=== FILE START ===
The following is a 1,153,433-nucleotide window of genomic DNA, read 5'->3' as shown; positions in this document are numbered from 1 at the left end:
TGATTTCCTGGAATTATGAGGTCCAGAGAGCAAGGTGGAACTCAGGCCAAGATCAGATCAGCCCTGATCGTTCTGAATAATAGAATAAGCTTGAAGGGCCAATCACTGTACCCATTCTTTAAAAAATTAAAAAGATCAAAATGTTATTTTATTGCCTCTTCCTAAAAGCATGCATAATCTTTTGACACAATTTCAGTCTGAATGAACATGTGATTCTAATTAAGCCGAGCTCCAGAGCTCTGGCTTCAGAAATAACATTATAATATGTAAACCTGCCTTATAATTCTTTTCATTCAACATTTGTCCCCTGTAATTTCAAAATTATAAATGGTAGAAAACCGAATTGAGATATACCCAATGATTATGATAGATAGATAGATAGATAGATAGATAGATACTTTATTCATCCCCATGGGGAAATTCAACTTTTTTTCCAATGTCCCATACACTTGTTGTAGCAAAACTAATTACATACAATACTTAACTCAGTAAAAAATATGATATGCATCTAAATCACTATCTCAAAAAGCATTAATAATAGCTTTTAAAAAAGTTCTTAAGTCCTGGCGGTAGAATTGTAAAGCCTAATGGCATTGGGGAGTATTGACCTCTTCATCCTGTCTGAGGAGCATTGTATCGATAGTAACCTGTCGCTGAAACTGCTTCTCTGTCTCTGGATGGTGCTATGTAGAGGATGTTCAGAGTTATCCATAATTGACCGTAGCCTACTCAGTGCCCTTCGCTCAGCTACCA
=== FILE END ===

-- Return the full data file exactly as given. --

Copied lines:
The following is a 1,153,433-nucleotide window of genomic DNA, read 5'->3' as shown; positions in this document are numbered from 1 at the left end:
TGATTTCCTGGAATTATGAGGTCCAGAGAGCAAGGTGGAACTCAGGCCAAGATCAGATCAGCCCTGATCGTTCTGAATAATAGAATAAGCTTGAAGGGCCAATCACTGTACCCATTCTTTAAAAAATTAAAAAGATCAAAATGTTATTTTATTGCCTCTTCCTAAAAGCATGCATAATCTTTTGACACAATTTCAGTCTGAATGAACATGTGATTCTAATTAAGCCGAGCTCCAGAGCTCTGGCTTCAGAAATAACATTATAATATGTAAACCTGCCTTATAATTCTTTTCATTCAACATTTGTCCCCTGTAATTTCAAAATTATAAATGGTAGAAAACCGAATTGAGATATACCCAATGATTATGATAGATAGATAGATAGATAGATAGATAGATACTTTATTCATCCCCATGGGGAAATTCAACTTTTTTTCCAATGTCCCATACACTTGTTGTAGCAAAACTAATTACATACAATACTTAACTCAGTAAAAAATATGATATGCATCTAAATCACTATCTCAAAAAGCATTAATAATAGCTTTTAAAAAAGTTCTTAAGTCCTGGCGGTAGAATTGTAAAGCCTAATGGCATTGGGGAGTATTGACCTCTTCATCCTGTCTGAGGAGCATTGTATCGATAGTAACCTGTCGCTGAAACTGCTTCTCTGTCTCTGGATGGTGCTATGTAGAGGATGTTCAGAGTTATCCATAATTGACCGTAGCCTACTCAGTGCCCTTCGCTCAGCTACCA